I once used my favourite Darcy quote "I would by no means suspend any pleasure of yours” to end an uncivil conversation. I don’t think the person understood at all, but it made me feel good!
I always thought he was sincere when he said that. Sort of like flirting. He was angry at the time, but not at Lizzy.
(And Austen also implies that being a governess is an unsavory occupation!)
I have asked myself why?
In addition to the sexual exploitation you've already mentioned there are a number of other reasons why the post of governess was undesireable (thought not unsavory):
1. The governess was in an odd position in a household--above regular servants but below the family--she didn't really fit anywhere and in a less than pleasant situation it could be a very lonely life.
2. Each employer had their own rules as to how the governess should be treated and behave within the household. any slip-up, real or imagined, could lead not only to dismissal but the inability to find work again because the mistress of the house would tell all of her friends, who would tell all of their friends about whatever it was that got the governess fired. If the family were powerful enough, it would be very difficult to find work subsequently.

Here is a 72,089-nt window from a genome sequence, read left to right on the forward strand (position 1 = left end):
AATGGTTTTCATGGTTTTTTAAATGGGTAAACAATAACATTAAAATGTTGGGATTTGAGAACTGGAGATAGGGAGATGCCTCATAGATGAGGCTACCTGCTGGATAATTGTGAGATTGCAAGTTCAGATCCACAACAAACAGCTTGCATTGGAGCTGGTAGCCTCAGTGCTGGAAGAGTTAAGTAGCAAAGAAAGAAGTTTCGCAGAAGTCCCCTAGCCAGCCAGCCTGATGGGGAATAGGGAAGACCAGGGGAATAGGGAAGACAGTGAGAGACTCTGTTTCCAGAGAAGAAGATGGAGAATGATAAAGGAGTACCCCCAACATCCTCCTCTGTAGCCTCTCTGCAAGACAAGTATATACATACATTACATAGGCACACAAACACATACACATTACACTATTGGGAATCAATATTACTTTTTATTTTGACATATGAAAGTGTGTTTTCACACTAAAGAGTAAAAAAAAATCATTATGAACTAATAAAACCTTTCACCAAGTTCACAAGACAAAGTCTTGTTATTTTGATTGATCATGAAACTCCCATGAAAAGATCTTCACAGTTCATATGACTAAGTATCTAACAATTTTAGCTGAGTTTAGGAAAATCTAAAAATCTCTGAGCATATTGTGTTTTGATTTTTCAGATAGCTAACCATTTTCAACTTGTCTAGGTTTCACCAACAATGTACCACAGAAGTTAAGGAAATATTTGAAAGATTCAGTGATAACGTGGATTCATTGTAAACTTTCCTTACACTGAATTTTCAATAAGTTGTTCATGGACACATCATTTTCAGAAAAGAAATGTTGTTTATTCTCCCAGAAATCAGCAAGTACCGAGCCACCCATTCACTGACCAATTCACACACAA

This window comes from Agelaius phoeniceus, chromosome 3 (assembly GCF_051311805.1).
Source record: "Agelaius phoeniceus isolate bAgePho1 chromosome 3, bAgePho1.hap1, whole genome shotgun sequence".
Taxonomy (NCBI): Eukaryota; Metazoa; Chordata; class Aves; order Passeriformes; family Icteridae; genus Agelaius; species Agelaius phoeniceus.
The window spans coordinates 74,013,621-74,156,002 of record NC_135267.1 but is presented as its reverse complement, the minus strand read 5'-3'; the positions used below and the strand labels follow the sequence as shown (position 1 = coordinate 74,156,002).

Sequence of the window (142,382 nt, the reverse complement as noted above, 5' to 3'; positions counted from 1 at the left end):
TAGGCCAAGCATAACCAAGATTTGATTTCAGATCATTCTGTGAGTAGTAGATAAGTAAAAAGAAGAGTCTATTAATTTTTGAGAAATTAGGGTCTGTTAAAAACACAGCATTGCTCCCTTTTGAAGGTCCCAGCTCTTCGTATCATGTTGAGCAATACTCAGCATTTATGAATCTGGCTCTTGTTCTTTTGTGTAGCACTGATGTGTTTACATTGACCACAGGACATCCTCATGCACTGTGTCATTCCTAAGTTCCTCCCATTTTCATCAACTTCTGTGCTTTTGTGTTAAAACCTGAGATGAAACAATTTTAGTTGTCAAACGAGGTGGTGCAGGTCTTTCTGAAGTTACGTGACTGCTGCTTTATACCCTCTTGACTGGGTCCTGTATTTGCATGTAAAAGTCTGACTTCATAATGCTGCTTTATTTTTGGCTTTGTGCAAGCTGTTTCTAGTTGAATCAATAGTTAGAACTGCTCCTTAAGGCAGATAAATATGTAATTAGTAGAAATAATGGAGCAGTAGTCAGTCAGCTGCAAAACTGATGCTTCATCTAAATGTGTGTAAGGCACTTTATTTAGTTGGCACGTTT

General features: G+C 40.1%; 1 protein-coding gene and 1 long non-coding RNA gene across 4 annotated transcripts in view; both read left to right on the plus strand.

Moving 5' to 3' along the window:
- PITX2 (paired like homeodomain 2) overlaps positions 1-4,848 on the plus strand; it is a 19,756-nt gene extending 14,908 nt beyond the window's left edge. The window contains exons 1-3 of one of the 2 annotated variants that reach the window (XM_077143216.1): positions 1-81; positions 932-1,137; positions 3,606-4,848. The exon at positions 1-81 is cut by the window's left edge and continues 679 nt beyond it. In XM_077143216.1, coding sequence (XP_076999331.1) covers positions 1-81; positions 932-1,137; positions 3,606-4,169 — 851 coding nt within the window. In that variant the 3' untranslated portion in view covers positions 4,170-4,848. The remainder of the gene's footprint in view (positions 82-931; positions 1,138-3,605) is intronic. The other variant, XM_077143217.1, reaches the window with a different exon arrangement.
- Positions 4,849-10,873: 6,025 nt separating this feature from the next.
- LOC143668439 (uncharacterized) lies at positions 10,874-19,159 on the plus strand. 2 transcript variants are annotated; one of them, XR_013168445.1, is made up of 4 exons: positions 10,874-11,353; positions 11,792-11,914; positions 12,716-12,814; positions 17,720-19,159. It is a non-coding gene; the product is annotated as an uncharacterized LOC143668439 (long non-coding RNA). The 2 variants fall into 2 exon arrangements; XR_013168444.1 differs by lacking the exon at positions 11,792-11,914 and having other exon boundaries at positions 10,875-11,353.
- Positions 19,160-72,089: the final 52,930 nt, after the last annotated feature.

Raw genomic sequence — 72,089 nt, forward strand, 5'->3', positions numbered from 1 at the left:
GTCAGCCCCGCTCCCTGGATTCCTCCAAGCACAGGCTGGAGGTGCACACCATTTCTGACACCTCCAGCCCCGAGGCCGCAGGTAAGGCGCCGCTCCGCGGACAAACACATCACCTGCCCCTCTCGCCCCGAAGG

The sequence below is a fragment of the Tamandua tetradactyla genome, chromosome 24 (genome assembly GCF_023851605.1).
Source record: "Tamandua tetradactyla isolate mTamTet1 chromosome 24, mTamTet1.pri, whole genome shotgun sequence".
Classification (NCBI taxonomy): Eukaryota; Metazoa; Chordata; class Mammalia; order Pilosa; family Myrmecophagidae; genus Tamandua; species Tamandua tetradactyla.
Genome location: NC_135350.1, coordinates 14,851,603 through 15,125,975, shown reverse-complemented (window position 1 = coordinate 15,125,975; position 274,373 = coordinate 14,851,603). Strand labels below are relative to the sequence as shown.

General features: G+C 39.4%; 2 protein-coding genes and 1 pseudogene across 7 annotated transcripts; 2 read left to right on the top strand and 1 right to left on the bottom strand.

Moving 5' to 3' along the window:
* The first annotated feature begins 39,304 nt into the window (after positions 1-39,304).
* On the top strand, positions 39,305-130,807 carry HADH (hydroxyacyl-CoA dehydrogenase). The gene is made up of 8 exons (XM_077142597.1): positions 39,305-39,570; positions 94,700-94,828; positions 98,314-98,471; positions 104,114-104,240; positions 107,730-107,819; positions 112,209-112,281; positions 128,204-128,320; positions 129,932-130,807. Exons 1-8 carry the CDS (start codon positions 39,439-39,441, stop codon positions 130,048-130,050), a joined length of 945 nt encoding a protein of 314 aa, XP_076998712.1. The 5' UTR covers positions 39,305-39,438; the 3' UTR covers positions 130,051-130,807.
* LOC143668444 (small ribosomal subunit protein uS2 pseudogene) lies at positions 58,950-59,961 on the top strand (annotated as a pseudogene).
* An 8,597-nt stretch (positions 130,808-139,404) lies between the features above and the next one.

3. For a young woman born a gentleman's daughter, servitude in any form was a major step down. Jane Fairfax in Emma
was born into wealth, but the family lost their money and she was then orphaned into dependence upon female relatives who could not pursue any sort of action that would result in more income. She was kept in comfort as long as a wealthy friend needed a companion, but after that friend married Jane was sent back to her nearly penniless grandmother and aunt. Used to a life of privilege, she was faced with the possibility of having no choice but earn her living--unthinkable for a lady of her class.
In summary... The post of governess was respectable, but precarious. It left a lady heavily dependent on the goodwill of her employers. And it was a socially ambiguous position: a governess was a lady but also worked for pay--no other occupation of the time had such blurred lines of status.